Templada. Then as we continue our climb, at about 1800 m temperate conditions get chillier. Colder temperatures and coniferous forests mark the Tierra fria.  As we move higher each zone gets smaller and at 3,600 m we reach the windswept tierra helada or frost country.

In the lower reaches of this zone pine forests transition to alpine meadows and grasslands and mark the treeline, the upper limit of where trees grow.  Further up around 4,600 m we see a shift from grasses to hardy lichens and mosses. And beyond here we encounter the snowline or the elevation where winter snow doesn’t melt in the summer. This is the zone of perpetual snow that make up the snow caps on mountains.

The final zone has very little plant or animal life. Parts of Latin America use this terminology to describe mountain climate patterns, but different vertical zones and geographic terms exist around the world. Each mountain also has unique attributes -- like its slope or total elevation -- which create different ecosystems in these zones.  The process of paying attention to geographic conditions, like mountain climate patterns, and using them to answer questions like “Why were potatoes domesticated in the Andes mountains and not anywhere else?” is called geo-literacy.  A geo-literate person understands that the world works as a set of physical, biological and social systems, and that processes within these systems connect places to each other.

We can use these observations to interact with our environment and create particular outcomes.  And even though geo-literacy might be a modern term, engaging with the world with a geo-literate lens is something people have been doing for 1000s of years.  Like 7 to 9 thousand years ago Andean farmers observed how a mountain was made of spaces with different climates and ecological niches, which is where certain plants thrive but not others. And they passed down this knowledge over generations, using their geographical understanding to select plots of land.  Even today, farmers all over the world need to think through all the “ingredients” for weather and climate to plant crops, and we have all sorts of technology to help them track air pressure, precipitation levels, and more. But ancient Andean farmers didn’t have these same tools.

Let’s go to the Thought Bubble.  The Andean foothills and mountains are used to grow lots of crops, like tomatoes, beans, and maize.  But the diversity of potatoes is a source of pride and a cultural symbol of traditional. Andean agriculture, food systems, history, community, and identity.  Historically, we think one way time was measured here was by how long it took to cook a pot of potatoes.  Even today potato seeds can be gifted to young couples setting up a household. And farmers in the high Andes measure land based on the area a family needs to grow their supply of potatoes.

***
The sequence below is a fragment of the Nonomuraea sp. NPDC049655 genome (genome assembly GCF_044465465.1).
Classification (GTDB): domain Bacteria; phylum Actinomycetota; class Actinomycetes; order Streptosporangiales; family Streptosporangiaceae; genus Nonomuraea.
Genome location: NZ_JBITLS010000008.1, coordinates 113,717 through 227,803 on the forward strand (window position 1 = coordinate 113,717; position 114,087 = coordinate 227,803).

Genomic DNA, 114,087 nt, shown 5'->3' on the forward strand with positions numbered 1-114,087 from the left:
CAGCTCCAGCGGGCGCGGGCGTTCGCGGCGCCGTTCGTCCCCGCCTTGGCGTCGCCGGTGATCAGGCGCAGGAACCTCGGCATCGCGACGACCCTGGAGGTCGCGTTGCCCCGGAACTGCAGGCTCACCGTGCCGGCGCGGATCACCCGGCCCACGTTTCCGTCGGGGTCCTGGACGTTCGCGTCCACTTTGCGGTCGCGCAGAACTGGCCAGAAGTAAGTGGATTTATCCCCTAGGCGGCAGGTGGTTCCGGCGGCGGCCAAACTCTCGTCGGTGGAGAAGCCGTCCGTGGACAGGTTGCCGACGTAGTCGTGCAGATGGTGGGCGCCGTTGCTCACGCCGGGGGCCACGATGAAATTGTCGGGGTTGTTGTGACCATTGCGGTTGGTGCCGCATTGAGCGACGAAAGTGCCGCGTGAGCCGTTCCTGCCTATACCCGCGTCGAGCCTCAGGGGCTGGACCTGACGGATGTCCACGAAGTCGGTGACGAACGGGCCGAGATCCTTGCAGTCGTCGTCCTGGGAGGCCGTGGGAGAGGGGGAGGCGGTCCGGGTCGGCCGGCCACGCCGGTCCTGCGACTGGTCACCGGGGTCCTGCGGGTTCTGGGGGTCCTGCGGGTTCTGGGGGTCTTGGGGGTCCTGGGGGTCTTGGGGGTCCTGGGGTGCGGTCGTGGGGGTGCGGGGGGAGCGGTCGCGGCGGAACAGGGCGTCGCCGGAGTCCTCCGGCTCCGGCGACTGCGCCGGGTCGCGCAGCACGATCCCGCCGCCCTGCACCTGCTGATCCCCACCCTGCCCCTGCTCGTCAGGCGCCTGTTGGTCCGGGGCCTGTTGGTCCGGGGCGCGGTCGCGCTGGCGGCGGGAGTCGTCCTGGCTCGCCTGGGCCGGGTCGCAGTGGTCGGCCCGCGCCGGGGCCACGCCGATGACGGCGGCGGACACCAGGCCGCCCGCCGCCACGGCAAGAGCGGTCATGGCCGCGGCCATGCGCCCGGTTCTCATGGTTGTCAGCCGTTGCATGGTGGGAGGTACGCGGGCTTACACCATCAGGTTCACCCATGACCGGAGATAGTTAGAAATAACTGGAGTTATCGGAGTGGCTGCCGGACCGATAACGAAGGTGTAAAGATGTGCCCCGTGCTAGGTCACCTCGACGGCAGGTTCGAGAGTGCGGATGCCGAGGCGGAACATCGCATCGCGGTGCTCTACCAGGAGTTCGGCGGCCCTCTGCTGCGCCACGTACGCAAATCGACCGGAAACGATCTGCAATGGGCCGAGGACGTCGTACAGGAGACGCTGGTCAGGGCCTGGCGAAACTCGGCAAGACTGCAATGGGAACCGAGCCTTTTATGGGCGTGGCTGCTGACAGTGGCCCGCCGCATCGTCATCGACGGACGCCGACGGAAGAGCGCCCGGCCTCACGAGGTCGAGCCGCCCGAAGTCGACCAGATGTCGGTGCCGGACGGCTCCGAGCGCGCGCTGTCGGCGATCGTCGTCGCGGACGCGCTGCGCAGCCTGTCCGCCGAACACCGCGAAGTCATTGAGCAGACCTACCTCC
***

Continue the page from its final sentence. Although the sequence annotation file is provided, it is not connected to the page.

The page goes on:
Over the years, farmers realized that when they plant their crops could make the difference between a good harvest and a poor one.  For example, areas in what’s now southern Peru are prone to periods of drought.   As modern geographers, we know that typically there are cold water currents along the Peruvian coast, which help bring rain to the Andean highlands.  But some years, there's a pooling of warm water along the Peruvian coast, which can bring drought until the ocean currents change again.  Without the aid of satellites or an understanding of ocean currents,  Andean farmers began to notice that if the stars -- especially the Pleiades stars in the Taurus constellation -- were hidden by water vapor in the atmosphere and hard to see around the Winter solstice in late June.  It indicated an El Niño year which is linked to reduced rainfall several months later.   So they’d plant their potatoes earlier to take advantage of whatever rain that fell. If they could see the stars clearly, they knew they’d get enough water to plant the potatoes a little later.  Basically, Andean farmers were geographers who observed the relationship between clouds in the atmosphere and rainfall patterns later in the season, which in turn helped people survive in the Andes for centuries. Thanks, Thought Bubble.

Any way that people observe atmospheric conditions, find patterns, and make decisions based on those patterns is geography in action!  Nowadays, scientists can observe and predict climate phenomena on a global scale, from ocean current patterns like El Niño and the Southern Oscillation to what latitudes different plants (like potatoes) can grow at. We can categorize climate patterns in a lot of different ways, like using temperature and wind patterns. But those can be hard to see, and something like vegetation growth is much more obvious.  In general, natural vegetation starts with a tropical rainforest at the equator and transitions into ice and snow and sparse vegetation as we get to the poles -- sort of mirroring the mountain climate pattern we talked about before.